PEN America works tirelessly to defend free expression, support persecuted writers, and promote literary culture. Here are some of the latest ways PEN America is speaking out.

  • PEN America’s new report, America’s Censored Classrooms 2023: Lawmakers Shift Strategies as Resistance Rises found that more educational gag orders became law this year than in 2022, though fewer were introduced, and the form and structure of such laws has changed dramatically. “Censorship advocates have spent years trying to sabotage the teaching of ideas they don’t like, and imposing their own views on our nation’s students,” said PEN America’s Jeremy C. Young, a lead author of the report.
  • PEN America condemned the pulling of 300 book titles in Florida’s Collier Country Public school as a response to a new Florida censorship law that bans sexual content in schools. Kasey Meehan, Freedom to Read program director at PEN America said: “These books appear to be banned with little transparency and process. Once again we see a Florida school district erring on the side of extreme caution while navigating vague legislation.”
  • PEN America expressed deep concern about the arrest of Palestinian author Ahed Tamimi. “Tamimi’s detention on the basis of protected expression cannot be justified.”
  • PEN America criticized Brandeis University for its decision to revoke recognition of Students for Justice in Palestine on its campus, saying it had failed to point to any specific examples of how the chapter had violated the university’s student club policies.
  • PEN America urged a Texas school to reverse the dismissal of a trans student from a lead role in a musical, ‘Oklahoma’. “This is a cruel decision guided by a ‘criteria’ that the district admits is applied unevenly. It is yet another example of threats to free expression for LGBTQ+ students, coming amid a wave of anti-LGBTQ+ book bans and educational gag orders limiting expression in public schools and restricting content on gender identity and sexual orientation.”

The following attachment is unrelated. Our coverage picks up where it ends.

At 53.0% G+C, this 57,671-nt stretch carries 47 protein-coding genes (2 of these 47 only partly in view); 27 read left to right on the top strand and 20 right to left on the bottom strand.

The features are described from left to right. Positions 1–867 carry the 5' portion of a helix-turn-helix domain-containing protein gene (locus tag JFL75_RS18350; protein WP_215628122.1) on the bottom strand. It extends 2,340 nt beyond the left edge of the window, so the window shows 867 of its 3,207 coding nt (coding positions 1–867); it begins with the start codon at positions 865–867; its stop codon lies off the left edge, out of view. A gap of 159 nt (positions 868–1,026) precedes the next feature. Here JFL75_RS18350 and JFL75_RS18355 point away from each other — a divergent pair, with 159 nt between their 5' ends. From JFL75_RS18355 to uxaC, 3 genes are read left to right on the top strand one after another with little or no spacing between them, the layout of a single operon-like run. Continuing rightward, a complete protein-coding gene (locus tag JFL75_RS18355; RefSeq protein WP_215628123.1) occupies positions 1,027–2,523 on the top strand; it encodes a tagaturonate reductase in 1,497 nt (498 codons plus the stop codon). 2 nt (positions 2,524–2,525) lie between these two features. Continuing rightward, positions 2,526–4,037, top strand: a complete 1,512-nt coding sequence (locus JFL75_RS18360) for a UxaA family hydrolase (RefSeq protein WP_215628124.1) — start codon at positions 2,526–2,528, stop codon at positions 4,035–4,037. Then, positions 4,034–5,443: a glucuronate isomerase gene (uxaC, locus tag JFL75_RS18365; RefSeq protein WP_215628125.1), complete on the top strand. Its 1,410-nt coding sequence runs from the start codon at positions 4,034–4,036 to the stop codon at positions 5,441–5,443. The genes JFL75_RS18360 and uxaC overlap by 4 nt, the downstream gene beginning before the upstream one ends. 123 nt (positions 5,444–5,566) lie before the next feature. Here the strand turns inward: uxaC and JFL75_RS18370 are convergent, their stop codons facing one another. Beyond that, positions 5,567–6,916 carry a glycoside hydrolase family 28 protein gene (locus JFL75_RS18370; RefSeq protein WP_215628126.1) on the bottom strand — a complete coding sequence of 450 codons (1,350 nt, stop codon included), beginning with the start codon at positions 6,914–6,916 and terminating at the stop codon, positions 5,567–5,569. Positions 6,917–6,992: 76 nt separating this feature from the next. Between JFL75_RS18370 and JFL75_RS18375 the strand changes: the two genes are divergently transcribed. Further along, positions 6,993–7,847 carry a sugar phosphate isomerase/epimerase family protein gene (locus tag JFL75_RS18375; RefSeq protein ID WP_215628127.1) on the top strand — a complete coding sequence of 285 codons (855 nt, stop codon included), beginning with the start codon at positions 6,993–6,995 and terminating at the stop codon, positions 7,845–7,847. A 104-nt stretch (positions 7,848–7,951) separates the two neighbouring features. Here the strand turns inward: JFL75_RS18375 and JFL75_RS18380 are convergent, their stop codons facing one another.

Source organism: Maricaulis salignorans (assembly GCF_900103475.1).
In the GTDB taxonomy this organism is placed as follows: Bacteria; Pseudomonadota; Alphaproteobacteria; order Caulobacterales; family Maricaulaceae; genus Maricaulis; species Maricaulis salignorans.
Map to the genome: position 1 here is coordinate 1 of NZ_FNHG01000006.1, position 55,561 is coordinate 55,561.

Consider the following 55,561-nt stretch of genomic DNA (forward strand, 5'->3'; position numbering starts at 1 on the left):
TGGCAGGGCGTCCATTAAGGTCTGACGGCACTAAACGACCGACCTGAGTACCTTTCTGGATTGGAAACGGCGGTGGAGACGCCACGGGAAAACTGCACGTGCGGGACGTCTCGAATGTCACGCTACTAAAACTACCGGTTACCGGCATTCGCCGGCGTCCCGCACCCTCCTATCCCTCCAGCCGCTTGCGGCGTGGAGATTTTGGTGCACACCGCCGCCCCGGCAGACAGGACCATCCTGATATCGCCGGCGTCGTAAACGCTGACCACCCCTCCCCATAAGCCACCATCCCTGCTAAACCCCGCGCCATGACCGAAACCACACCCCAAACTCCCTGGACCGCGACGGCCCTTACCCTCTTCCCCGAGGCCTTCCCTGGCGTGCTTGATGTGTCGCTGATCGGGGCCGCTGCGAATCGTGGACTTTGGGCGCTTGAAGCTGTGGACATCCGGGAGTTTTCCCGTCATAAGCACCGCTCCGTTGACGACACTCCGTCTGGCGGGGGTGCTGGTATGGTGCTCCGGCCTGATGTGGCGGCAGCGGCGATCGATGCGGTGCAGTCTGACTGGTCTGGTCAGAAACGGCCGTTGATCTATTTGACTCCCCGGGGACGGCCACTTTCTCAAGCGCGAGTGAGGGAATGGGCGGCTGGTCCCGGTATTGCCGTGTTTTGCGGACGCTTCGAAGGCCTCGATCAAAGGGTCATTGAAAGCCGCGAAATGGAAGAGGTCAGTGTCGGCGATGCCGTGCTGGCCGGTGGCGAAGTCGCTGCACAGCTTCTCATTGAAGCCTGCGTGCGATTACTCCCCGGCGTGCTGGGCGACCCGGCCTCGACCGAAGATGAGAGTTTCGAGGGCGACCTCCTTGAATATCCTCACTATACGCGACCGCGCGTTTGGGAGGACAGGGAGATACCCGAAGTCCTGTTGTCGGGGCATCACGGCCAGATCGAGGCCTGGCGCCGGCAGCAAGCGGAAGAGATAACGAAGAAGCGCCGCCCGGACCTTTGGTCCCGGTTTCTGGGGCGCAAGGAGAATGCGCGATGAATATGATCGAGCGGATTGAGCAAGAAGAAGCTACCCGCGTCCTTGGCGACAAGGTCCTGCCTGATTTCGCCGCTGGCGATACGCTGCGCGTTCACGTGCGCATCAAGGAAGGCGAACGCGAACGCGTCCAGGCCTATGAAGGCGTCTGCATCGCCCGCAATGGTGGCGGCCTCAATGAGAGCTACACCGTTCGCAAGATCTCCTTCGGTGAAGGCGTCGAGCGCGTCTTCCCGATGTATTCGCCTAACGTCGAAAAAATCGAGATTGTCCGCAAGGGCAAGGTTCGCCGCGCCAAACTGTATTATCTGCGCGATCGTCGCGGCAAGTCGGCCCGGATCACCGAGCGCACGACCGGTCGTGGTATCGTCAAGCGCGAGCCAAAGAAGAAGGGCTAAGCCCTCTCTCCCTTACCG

• PEN America expressed concern about the safety of 2023 PEN/Barbey Freedom to write honoree and Nobel Peace Prize laureate Narges Mohammadi, who announced a hunger strike in Iran’s Evin prison to protest the denial of essential medical care for inmates as well as mandatory hijab. Click here to write a letter today in solidarity.
  • As Georgia advances a step closer to European Union membership, PEN America applauded Georgia’s civil society’s unwavering commitment to free expression and human rights. 
  • PEN America’s Artists at Risk Connection (ARC) participated in the ICRRA Conference. ARC’s Asia Regional Representative Manojna Yeluri presented in a case studies and panel discussion, “The role of cultural relations: case studies from around the world.”
  • ARC organized a panel “Ukrainian Music as a Tool for Public Diplomacy and Democracy” at the 2023 WOMEX conference in A Coruña, Spain, chaired by ARC’s Regional Representative for Ukraine, Oleksandra Yakubenko, with Alona Dmukhovska, co-founder of Music Exports Ukraine NGO and Yuriy Gurzhy, musician, songwriter, DJ, and author.
  • Moira Marquis, PEN America Prison, and Justice Writing Senior Manager, spoke about our recent report on prison censorship in an interview with The Guardian
  • PEN America CEO Suzanne Nossel advised Meta to “take consequential recommendations more seriously” from its oversight board.
  • ARC signed on to a statement to demand the release of Afghan women Neda Parwani, Zholia Parsi, and Manizha Sediqi, who were forcibly taken by the Taliban in the past month.
  • ARC participated in the Workshop on the Construction of Inter-American Principles on Artistic Freedom of Expression and the Rights of Artists and Cultural Professionals held in Washington D.C.

See previous PEN America updates